D'Arcy Gue

Improving Clinical Systems – Three Truths to a Clinical Systems Optimization

August 20, 2014

IT Project Management, Meaningful Use / MIPS 4 Minute Read

Almost every hospital and health system in the country is dealing with new or significantly upgraded Electronic Health Record (EHR) technology. In most cases, these technologies were installed without the level of expertise required for such a significant installation. The solution to the challenges you’re facing as a result of these sub-optimal installations is usually a clinical systems optimization.

Creating a productive environment for the success of an optimization can often be one of the biggest challenges. For your team to be successful, there are three basic truths that need to be understood. While these truths might seem obvious, they are often misunderstood. To avoid misunderstandings and ensure that your optimization project is set up for success, you must first confirm that your team is on the same page.


Three Truths to a Clinical Systems Optimization

An EHR project is never done. Time and time again, I hear clinicians complain about their EMRs. One of the most common complaints is that the system was implemented before it was finished. This statement may be true, but it’s also misleading. The installation of an EHR is never over. The evolution of medical standards of practice, system capabilities, and regulatory requirements means that the implementation of capabilities will be an ongoing process.

Even without the ongoing development, many major vendors realize that, despite the extreme customizability of their systems, it is advisable not to attempt to fully customize the system at install. Most of the major EHR vendors had at least one “failure” at an early EHR project because they attempted to do too much customization at go-live. It is common for vendors to recommend a fairly “vanilla” installation, with ongoing customization to increase the success of the initial install.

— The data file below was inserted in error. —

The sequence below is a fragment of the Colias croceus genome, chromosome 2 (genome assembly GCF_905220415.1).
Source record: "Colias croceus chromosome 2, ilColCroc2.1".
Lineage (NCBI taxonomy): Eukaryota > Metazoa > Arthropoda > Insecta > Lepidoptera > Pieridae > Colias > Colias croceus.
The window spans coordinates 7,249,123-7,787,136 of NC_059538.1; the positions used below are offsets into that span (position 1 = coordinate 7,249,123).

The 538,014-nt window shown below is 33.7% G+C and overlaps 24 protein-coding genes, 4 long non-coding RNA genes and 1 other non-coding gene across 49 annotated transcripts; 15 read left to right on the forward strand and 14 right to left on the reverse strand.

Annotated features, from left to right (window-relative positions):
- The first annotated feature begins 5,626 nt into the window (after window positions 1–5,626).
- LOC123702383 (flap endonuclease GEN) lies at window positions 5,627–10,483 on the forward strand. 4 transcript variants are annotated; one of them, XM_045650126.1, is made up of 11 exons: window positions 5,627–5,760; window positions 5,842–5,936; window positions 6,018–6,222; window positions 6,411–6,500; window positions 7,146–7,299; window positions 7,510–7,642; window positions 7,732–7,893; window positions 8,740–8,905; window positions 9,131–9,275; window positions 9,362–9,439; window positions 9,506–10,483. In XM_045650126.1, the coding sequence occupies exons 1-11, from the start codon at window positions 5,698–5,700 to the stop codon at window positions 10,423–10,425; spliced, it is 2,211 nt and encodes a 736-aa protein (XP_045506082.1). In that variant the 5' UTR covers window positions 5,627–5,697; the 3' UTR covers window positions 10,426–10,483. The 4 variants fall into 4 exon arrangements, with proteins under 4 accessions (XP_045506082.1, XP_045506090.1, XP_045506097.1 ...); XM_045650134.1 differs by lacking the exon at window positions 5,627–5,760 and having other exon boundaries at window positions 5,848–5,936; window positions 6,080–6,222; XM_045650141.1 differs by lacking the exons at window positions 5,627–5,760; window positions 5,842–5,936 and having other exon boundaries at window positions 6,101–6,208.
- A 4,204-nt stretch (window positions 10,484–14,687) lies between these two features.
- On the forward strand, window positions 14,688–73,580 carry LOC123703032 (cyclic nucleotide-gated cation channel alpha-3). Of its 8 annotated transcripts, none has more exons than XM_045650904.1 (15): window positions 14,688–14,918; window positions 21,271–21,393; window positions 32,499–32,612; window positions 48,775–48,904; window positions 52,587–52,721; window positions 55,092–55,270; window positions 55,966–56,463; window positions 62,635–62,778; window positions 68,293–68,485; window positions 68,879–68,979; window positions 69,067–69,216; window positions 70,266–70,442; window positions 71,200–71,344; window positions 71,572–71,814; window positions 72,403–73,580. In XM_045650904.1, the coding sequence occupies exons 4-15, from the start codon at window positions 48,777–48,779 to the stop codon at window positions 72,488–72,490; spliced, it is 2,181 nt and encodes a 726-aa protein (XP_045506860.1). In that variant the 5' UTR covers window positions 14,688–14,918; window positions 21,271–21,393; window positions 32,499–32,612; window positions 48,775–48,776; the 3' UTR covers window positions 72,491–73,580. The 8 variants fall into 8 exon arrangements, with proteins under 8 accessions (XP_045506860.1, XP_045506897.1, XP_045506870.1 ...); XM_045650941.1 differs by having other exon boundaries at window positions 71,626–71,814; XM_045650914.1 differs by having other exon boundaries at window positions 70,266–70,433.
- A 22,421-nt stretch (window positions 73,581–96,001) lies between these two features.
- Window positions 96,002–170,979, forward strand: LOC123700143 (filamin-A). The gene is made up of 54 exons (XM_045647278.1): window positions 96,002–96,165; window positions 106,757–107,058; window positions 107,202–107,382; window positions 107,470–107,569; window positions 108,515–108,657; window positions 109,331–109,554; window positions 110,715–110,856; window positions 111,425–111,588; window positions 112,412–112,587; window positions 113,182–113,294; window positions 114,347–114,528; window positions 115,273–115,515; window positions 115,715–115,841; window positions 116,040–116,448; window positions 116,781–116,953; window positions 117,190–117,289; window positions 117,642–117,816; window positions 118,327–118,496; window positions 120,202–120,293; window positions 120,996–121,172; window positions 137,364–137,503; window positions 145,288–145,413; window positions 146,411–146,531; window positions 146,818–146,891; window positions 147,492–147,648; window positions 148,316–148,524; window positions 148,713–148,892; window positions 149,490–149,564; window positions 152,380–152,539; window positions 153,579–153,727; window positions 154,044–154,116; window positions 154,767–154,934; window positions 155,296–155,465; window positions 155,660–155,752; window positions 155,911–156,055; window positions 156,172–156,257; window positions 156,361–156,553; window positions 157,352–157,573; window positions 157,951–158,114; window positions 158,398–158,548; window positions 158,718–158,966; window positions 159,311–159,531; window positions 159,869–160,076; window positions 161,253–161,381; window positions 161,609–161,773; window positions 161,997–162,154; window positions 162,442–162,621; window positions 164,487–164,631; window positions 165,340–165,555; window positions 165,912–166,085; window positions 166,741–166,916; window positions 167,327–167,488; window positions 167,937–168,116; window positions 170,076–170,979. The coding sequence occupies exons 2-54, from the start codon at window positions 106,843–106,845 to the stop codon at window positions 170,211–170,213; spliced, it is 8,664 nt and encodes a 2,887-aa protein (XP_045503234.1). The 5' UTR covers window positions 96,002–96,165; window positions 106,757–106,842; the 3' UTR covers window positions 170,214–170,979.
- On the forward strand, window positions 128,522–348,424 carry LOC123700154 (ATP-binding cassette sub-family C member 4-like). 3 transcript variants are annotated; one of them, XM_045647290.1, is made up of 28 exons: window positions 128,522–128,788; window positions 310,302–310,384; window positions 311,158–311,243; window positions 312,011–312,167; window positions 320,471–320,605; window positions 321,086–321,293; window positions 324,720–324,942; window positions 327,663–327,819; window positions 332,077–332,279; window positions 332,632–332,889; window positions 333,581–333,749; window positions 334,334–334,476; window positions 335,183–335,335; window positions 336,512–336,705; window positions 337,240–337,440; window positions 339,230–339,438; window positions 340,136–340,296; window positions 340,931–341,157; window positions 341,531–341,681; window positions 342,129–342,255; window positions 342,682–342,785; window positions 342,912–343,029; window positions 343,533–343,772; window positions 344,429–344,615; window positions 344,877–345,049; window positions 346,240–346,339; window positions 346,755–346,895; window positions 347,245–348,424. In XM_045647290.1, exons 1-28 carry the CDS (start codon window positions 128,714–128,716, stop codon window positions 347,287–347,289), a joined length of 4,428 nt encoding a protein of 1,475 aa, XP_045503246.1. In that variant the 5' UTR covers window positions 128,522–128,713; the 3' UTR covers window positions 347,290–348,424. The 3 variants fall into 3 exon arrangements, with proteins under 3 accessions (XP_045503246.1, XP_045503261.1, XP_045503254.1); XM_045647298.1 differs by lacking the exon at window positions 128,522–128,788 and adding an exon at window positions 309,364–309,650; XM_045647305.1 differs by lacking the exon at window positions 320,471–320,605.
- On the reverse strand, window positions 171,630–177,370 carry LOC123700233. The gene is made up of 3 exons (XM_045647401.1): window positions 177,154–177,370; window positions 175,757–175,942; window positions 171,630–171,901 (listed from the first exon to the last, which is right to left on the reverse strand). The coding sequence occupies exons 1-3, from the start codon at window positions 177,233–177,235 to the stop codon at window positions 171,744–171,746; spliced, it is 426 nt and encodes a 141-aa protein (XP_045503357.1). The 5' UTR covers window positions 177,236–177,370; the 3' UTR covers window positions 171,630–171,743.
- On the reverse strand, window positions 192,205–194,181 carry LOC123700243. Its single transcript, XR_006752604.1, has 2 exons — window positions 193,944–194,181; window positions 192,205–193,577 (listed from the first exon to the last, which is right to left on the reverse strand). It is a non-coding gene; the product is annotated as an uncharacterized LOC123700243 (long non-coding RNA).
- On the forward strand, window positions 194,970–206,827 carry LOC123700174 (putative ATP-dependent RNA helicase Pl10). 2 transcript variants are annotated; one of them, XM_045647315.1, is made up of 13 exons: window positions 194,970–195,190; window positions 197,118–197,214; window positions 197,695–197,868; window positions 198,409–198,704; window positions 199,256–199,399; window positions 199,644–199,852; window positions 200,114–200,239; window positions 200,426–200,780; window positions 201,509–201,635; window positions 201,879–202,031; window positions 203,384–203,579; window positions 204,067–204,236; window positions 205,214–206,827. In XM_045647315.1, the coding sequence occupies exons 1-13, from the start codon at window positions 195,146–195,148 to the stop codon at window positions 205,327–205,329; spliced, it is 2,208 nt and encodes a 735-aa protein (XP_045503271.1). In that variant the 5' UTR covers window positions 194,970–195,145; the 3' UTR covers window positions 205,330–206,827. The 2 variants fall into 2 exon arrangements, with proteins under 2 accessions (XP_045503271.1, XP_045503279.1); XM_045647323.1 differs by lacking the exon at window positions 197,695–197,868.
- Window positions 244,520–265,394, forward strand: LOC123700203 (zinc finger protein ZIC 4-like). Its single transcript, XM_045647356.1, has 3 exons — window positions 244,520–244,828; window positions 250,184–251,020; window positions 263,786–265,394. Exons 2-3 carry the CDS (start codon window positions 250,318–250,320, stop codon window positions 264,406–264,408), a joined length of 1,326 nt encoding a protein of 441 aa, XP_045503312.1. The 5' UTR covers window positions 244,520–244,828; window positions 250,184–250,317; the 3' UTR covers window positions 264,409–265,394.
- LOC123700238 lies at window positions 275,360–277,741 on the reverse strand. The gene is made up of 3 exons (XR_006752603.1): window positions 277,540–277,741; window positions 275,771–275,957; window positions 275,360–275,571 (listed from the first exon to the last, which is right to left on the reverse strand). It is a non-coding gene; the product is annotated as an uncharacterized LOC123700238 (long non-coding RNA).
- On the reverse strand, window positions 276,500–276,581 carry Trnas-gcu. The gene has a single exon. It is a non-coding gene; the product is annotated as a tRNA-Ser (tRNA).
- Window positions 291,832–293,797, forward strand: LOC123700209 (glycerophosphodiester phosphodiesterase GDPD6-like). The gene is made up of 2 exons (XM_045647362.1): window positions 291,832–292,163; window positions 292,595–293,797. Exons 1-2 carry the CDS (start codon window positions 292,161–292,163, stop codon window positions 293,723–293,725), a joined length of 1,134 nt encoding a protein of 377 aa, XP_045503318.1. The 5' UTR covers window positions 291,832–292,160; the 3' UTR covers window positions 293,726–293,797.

EHRs are incredibly complex. This is another obvious fact that is often overlooked. An example from a recent install makes this clear.

This is a partial list of tasks and orders created from a single physician order of the antibiotic gentamycin:

At the time of the order, the system:

  • Validates the dose against the stored height and weight in the system
  • Checks Drug-Drug interactions
  • Checks the patient’s drug allergy information
  • Checks to see if renal function tests are on file, and if not, places an order for that

At this point, a number of tasks are created in the system to support the administration of the drug. These tasks include:

  • A Pharmacist task to review the prescription
  • Administration tasks for the nurse for each dose
  • Timed lab orders for blood levels of the drug prior to scheduled dose administration
  • Timed blood draw tasks for the phlebotomist work list

Finally, the system drops a charge to the billing system after drug administration.

The point here is simple — EHRs are probably the most complex systems ever designed for hospitals. There will be issues, and minor changes can have significant downstream impacts that affect clinical activities and charging. The more complete the user understanding and acceptance of this fact, the better the working environment will be for the implementation and optimization teams. This is also the reason that a robust change management methodology is required.

It’s not about the system, it’s about the work. This is often a challenge to IT’s traditional role in the organization where systems are implemented based on the configurations designed by the IT department and the vendor. These systems are really clinical tools, provided by the IT department for the clinical needs of the care providers. IT can provide —

  • Tools
  • Expertise to deal with integration needs
  • Project management for the install (and for optimization activities if project management expertise is lacking in other areas of the hospital)
  • Broad-based understanding of the system’s functionality

However, the design and ongoing updates to the clinical functionality of the EHR must be a clinically-driven processes. Chief Medical Information Officers and Chief Nursing Informatics Officers should lead this effort. In organizations where these positions don’t exist, it’s important to ensure that there are clinical users in leadership positions to guide the clinical support team.

If your IT team and key users both understand and support these three realities, your clinical systems optimization will go more smoothly and be far more effective.

If you think your organization can benefit from a clinical systems optimization and want to talk with an expert, let us know! 


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